Category Archives: food

The Inspector Calls

In Ballston Spa, a seven-year-old ran afoul of state regulators by operating a lemonade stand without a permit. An overzealous state health inspector made him close up shop after alleged complaints by fair vendors — and America erupted in outrage.

Years ago, I myself had a brush with the the food police.

I was in charge of the hot dog stand at our Cub Scout pack’s annual pinewood derby race. It was nothing fancy: dirty water dogs, potato chips, slices of pizza — you’ve seen these ad hoc food concessions at youth sports and school events. You’ve probably eaten a lot of that food, too.

A woman approached. “Do you have a permit?”

Excuse me, for what?

“I do food inspections at the health department. Most people don’t know this, but you need a permit to serve food —  and if you don’t have a permit, I could shut you down.”

I laughed. Her son was one of the scouts and I figured she was just pulling my leg.

“I suppose we should be wearing gloves, too, right?”

She looked around. “Yes, actually, you should.”

OK, this woman’s not kidding. For a moment I considered trying to bribe her with a free hot dog, but thought better.

I thanked her and said we’d look into getting a permit next year. We never did.

Even though we were not sanctioned by the county or state to serve food, we managed not to kill anyone with our cheap hot dogs. And thank god for that. Poisoning an entire Cub Scout pack is not something you’d get over easily.

Rules are rules, and stupid rules are still rules. But it seems like the one rule we really need is the one about common sense. There’s no regulating that.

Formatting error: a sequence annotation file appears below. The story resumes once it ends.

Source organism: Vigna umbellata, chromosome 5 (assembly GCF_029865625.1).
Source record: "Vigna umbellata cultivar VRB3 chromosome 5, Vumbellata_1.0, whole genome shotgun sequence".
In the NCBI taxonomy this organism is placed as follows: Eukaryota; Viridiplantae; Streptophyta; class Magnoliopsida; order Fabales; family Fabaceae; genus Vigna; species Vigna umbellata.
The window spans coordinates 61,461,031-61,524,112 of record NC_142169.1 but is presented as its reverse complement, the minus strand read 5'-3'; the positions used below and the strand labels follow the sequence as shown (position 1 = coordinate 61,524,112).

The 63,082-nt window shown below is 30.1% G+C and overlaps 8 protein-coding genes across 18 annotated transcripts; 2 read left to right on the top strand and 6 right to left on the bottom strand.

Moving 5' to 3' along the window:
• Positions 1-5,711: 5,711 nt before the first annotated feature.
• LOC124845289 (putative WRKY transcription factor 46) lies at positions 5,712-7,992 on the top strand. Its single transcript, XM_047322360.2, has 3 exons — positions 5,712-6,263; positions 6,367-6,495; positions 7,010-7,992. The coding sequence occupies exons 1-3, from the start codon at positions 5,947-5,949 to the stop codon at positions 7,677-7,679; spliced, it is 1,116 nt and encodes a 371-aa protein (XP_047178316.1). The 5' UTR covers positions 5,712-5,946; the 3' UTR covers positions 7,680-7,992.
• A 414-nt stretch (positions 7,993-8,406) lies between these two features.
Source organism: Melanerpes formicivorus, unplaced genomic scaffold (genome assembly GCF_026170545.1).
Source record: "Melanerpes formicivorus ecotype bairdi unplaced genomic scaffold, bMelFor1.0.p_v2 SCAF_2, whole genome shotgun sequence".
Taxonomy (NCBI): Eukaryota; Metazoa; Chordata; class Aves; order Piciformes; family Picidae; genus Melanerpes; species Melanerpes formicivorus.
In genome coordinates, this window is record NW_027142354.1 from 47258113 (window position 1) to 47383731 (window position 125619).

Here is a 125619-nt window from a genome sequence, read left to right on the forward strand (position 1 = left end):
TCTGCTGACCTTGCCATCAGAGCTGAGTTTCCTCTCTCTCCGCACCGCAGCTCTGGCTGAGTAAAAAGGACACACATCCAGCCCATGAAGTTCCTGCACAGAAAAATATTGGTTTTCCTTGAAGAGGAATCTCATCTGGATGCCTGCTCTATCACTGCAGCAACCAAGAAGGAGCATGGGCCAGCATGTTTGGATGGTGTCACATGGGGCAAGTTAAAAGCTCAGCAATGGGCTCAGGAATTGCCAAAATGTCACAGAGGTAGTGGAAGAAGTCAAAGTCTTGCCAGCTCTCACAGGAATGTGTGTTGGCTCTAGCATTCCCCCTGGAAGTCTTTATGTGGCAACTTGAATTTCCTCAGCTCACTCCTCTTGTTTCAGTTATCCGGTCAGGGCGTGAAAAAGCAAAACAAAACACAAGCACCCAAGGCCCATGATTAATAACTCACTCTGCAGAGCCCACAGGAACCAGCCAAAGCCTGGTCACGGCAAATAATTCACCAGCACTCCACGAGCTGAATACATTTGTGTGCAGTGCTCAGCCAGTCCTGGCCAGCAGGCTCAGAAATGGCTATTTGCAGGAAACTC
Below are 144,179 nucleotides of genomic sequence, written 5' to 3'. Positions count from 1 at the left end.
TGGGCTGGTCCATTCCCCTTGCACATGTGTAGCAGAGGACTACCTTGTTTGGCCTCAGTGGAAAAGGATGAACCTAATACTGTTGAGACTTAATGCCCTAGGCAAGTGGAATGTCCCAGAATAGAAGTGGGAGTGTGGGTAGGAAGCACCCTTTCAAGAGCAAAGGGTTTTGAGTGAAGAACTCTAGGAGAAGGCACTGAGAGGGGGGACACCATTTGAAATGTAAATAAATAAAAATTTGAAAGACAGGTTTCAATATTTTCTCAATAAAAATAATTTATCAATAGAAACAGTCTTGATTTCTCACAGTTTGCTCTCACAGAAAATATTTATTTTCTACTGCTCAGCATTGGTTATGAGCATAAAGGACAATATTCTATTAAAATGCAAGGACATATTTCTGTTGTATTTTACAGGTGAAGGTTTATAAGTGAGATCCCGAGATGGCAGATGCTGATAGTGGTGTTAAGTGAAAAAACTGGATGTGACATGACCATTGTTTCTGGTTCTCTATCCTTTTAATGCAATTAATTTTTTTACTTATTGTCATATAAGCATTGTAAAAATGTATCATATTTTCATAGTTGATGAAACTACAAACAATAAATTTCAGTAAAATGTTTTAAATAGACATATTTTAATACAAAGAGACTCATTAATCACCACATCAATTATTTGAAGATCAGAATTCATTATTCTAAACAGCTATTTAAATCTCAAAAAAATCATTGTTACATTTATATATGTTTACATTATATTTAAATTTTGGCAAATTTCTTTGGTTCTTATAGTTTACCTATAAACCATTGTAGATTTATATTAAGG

It’s Raining Yogurt

Who doesn’t enjoy a little Greek yogurt in the morning? Great stuff — unless it’s plunging out of the sky.

I was walking from my car recently and I heard something land behind me with a loud splat. I turned to see a container of Greek yogurt had burst open on the sidewalk, close enough to spray my pants leg with flecks of delicious yogurty goodness.

There wasn’t a car or person in sight, and only one place it could have come from: the overpass above.

It’s astounding that someone would recklessly hurl this yogurt bomb from their car. Any object thrown from that height could hurt someone, even something so soft and creamy. I suppose it also could have been an accident, maybe a container of yogurt absentmindedly left on the roof the car. In case you lost your yogurt Monday morning, mystery solved.

I was in Price Chopper last month and a man began ranting out loud in the yogurt section to nobody in particular. “Greek yogurt! Greek yogurt! What happened to regular yogurt? All I need is some regular plain yogurt for a recipe.”

I pointed him to the case with Stonyfield Farms products. He would not have been surprised to learn that Greek yogurt was literally falling from the sky, that something that’s supposed to be healthy could come sailing out of the blue and crack you in the noggin.

Getting Baked

There was something wrong with my soda bread.

Over the course of a week, after baking about ten loaves, it was obvious we had a problem. Not to get all technical, but it didn’t have the usual oven spring and the crumb structure was denser than it should have been. It was still delicious, but not quite right in its texture.

Was it the oven temperature, the kneading, the water? Maybe I was not paying enough attention to detail. Perhaps I’d just lost my knack — or it could be something darker. I joked last year of using Lucky Charms in the recipe — and this may have stirred the fairies or little people, who in turn cursed my baking.

But as it turns out, it was the baking soda.

I don’t know how old a can of baking soda must be to be beyond the sell-by date, but my can was expired. Does baking soda actually go bad? Yes — and it was confirmed by a simple test I found online.